As the project unfolded a company town grew on the site. It was a town that would make nearby towns and villages envious because these well built homes had running water and electricity in the early 1920’s. Suddenly, it all came to an end in 1924 with the layoff of most of the workers. People moved away and the properties lay vacant for many years.

Fortunately, there was a dream to preserve the old town, and that dream became a reality. In 2009 money from the Quebec Provincial government led to the formation of a $19.7 million dollar project to refurbish the town to attract tourists to the area.

Thanks to the new 182 site campground the visit to the historic village can be combined with a camping trip in a pleasantly wooded area. The best way to get started is to join the guided trolleybus tour. As the bus makes its rounds you will learn about the workers, and their lives in the town, and see some of the more impressive buildings. The townsite location is slightly hilly and you may appreciate the availability of a ride which is there if you need it.

We preferred to start off walking by ourselves along the trail from the visitor centre to the historic buildings. It was early September and leaves were starting to turn, adding an extra element of beauty to the walk. After reaching a staircase of 115 steps we came out onto a flat area with several rows of identical houses. Worker's HomesThese were surprisingly picturesque and in very good shape. Actors in period costume occupied some of these homes to re-enact life in the early century. The furniture in some of buildings resembled homes of our parents. The cream separator, used to separate the cream from the cow’s milk, certainly didn’t look out of place in the kitchen, and the old wood stove looked as if it would provide comfortable heat on raw days in the fall and winter.

The walk continued past a few homes that will not be repaired, but left as they are to show what would eventually have happened to the entire settlement if it were not for the forward looking people who led the charge to preserve it. A steep descent in the trail led us to an open area near the mill where we could see the magnificent plumes of water cascading over the falls.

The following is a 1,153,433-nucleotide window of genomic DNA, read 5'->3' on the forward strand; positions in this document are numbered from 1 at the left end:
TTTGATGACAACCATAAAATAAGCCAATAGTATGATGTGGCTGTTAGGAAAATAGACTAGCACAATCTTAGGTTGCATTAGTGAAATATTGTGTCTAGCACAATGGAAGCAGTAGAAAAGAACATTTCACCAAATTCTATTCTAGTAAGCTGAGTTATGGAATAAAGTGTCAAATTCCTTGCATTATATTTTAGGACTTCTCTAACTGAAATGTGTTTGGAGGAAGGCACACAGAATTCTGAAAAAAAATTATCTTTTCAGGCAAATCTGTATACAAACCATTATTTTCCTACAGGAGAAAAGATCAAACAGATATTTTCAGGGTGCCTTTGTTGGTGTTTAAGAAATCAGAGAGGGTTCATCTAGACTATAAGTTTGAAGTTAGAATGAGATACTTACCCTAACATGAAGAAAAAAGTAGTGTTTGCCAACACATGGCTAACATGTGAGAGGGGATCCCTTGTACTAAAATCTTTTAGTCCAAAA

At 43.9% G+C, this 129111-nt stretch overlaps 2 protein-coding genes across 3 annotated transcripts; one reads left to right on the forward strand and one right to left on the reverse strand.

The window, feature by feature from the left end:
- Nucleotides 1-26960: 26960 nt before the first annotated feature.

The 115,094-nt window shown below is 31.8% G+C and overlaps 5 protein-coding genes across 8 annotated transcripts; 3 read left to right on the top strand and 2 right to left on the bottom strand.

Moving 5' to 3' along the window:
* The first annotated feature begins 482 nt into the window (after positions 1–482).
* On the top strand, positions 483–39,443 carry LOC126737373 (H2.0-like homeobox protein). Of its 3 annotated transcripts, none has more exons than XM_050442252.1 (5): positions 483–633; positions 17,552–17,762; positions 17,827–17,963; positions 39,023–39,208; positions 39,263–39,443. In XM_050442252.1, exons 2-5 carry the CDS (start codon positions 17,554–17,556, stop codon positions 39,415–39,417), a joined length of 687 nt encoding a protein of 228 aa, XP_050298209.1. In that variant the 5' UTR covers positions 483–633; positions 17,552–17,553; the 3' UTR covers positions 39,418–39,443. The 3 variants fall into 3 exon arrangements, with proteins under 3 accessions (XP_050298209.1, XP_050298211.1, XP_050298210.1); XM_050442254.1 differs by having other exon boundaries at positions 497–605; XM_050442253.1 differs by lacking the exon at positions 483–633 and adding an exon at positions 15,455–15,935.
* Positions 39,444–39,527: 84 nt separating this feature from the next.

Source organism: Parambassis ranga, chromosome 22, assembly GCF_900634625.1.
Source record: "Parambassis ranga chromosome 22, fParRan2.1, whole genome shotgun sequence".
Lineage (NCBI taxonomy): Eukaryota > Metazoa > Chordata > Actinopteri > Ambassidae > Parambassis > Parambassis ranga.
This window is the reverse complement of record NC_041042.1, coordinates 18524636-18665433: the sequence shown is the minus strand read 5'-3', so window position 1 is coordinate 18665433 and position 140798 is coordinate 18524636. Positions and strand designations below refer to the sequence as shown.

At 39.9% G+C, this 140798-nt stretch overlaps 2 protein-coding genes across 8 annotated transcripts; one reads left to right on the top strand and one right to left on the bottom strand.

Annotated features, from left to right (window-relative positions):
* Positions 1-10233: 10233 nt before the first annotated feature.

Staff workers have excavated part of the mill to reveal the old equipment. There are also facilities for a bit of lunch before exploring the waterfall and river. You have a choice of riding to the top of the cliff in a closed cable car or poke along slowly climbing the 764 steps. We rode up, and walked down them.Lake St. Jean The views out across Lake St. Jean are great and you can also see farmers working their fields at the base of the cliff.

Once you reach the top, or what you think is the top, you are met by a long board walk that takes you to an upper falls, Maligne Falls. Along  the way you pass a small wooded cabin of the type trappers and woodsmen might build for their temporary stay in the woods. Small, it was easy to build, probably easy to heat and tough enough to withstand bear attacks and also of that smaller, devilish creature, the wolverine.

On the way back down, take advantage of viewing areas of the falls, and also out over the lake below.

View from the cliff.

This is a great way to spend a relaxing day, and get lots of fresh air, and exercise at the same time.


Those responsible for the restoration of the town have also created entertainment in the form of theatrical shows, group gatherings and an old fashioned photographer’s studio where you can record your family’s visit to this great Historic Val-Jalbert.

Happy RVing!

For more than four decades James Stoness has travelled the roads of North America, photographing and writing about what he has seen. His travel articles and beautiful pictures have been published in several magazines and newspapers. He is also the author of five western novels.  Visit his website at:  www.stonesstravelguides.com